Last year, over 600,000 people died from cancer in the United States. While making a conscious effort to reduce the use of tobacco, eat healthier, and increase physical activity greatly reduces the risk of developing cancer, the use of cancer screening methods and prevention measures are necessary for early detection and treatment.
Since identifying early-stage cancer allows doctors to proactively treat the disease, early detection leads to a significant improvement in survival rates. So, how can you take steps to recognize potential warning signs, and how can early cancer detection affect the course of treatment?
Know your family history
Many risk factors for cancer, including your genes, are out of your control. Therefore, in order to eliminate the risk factors you can control, it’s important to act accordingly. Family history plays a major role in different types of cancer, so genetic counseling and earlier screenings can make a significant difference when it comes to detection, prevention, and treatment.
For example, Lynch Syndrome, a genetic condition, raises an individual’s risk of developing colon cancer by 85 percent and 40 percent, respectively, for men and women. If the condition is prevalent in your family, it’s recommended to begin colonoscopy screening by the age of 25.
In addition, the risk of developing breast cancer is significantly higher among individuals with predisposing genes, so talk to your doctor about getting mammograms early on.
Identifying warning signs
Recognizing potential warning signs of cancer allows patients to take prompt action and fight the disease in its early stages. According to the World Health Organization, common warning signs include lumps, sores that do not heal, abnormal bleeding, persistent indigestion, and chronic hoarseness.
Early detection can also include identifying symptoms that can potentially develop into cancer. For instance, if you spot a new mole, it’s important to have it checked by a dermatologist in order to determine whether it’s a potential sign of melanoma.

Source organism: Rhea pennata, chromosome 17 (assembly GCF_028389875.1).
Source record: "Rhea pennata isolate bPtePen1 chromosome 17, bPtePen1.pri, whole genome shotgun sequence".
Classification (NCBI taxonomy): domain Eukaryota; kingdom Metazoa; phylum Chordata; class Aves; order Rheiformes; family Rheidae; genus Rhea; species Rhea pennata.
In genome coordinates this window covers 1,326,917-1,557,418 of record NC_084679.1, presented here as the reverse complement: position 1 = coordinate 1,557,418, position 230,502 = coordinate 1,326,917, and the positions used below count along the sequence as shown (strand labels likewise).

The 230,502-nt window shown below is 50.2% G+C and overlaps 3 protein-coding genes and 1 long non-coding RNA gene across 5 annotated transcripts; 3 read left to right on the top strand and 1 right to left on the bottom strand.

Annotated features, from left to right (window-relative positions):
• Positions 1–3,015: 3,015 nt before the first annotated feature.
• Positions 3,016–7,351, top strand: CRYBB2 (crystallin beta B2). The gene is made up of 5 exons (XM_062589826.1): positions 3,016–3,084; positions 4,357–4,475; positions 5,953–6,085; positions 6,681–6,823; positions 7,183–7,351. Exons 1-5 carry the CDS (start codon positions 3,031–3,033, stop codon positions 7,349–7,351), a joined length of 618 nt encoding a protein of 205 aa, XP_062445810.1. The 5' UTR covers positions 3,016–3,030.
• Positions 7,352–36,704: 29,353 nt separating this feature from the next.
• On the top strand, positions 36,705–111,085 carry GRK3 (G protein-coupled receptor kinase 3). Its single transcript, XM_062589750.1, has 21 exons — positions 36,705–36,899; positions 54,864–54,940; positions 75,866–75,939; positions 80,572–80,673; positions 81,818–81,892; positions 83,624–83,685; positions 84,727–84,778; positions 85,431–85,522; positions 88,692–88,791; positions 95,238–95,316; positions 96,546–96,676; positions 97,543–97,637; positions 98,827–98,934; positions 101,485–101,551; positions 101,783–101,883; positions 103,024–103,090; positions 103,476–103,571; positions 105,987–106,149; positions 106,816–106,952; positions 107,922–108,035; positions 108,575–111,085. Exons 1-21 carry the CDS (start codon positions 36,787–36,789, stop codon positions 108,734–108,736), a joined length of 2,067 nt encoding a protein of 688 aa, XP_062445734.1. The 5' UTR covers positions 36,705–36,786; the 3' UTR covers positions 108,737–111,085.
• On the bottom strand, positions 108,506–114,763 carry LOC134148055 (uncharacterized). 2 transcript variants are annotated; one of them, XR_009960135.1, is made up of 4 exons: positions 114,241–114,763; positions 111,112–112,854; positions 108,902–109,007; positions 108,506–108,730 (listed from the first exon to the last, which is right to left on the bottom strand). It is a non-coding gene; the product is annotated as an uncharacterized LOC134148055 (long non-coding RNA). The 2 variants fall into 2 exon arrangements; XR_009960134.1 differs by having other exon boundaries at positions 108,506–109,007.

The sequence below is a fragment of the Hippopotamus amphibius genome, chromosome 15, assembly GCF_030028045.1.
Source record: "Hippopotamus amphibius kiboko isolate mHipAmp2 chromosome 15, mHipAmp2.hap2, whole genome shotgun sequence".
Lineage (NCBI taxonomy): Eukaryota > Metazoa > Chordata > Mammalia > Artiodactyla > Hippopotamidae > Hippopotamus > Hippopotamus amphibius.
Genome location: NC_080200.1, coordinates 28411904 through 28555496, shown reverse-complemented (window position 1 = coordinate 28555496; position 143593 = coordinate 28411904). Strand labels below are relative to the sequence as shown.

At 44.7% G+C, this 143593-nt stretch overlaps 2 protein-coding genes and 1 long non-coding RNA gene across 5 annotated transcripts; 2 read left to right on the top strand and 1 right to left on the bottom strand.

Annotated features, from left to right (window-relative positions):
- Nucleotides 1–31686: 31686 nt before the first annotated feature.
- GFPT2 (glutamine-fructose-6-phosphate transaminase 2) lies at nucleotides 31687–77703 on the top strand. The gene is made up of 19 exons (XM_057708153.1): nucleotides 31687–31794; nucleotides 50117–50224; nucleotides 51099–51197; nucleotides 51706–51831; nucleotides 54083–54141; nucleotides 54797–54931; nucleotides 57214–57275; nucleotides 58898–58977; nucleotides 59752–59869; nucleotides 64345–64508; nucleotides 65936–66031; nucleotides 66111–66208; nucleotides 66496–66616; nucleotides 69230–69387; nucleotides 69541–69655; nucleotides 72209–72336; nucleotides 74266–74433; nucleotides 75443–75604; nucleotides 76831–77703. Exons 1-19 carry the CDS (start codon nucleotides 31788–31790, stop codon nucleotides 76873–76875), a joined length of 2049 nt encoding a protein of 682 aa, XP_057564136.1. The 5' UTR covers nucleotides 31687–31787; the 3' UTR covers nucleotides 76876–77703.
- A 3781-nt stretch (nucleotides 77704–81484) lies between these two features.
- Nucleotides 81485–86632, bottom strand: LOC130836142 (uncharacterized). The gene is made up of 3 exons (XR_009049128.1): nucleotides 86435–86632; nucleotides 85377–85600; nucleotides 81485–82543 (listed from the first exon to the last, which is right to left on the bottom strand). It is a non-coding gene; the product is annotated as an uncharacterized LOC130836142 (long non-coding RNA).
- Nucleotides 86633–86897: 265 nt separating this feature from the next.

For cancers affecting the breasts, cervix, mouth, prostate, rectum, and skin, early cancer detection is especially important, as the disease can quickly spread. In fact, five-year survival rates for breast and prostate cancer patients with early-stage cancer is 98 percent and 100 percent, respectively.
In addition, for nearly all types of the disease, the five-year survival rate is significantly reduced when the disease is detected at an advanced stage.
Early cancer detection
Cancer screenings allow doctors to search for cancerous cells or tissues when there are no physical symptoms of the disease. Some common examples of cancer screenings include mammograms, pap smears, and colonoscopies, which detect early forms of breast, cervical, and colon cancer, respectively.
Another popular method to detect early-stage cancer is by undergoing a full body MRI scan for cancer. Nuclear magnetic resonance imaging, or MRI, allows doctors to detect signs of cancer within the body and can highlight areas where cancer has spread.
MRIS are non-invasive and help doctors plan effective courses of cancer treatment, such as surgery or radiation. While MRIs are painless and do not require any special preparation, make sure to let your doctor and technologist know whether you have any metal in your body prior to the test.
The early prevention and detection of cancer are highly dependent on the actions of the patient. Therefore, it’s important to take action to act according to your family history, identify potential warning symptoms of cancer, and talk to your doctor in order to receive regular cancer screenings. Identifying early stage cancer greatly increases survival rates and saves lives.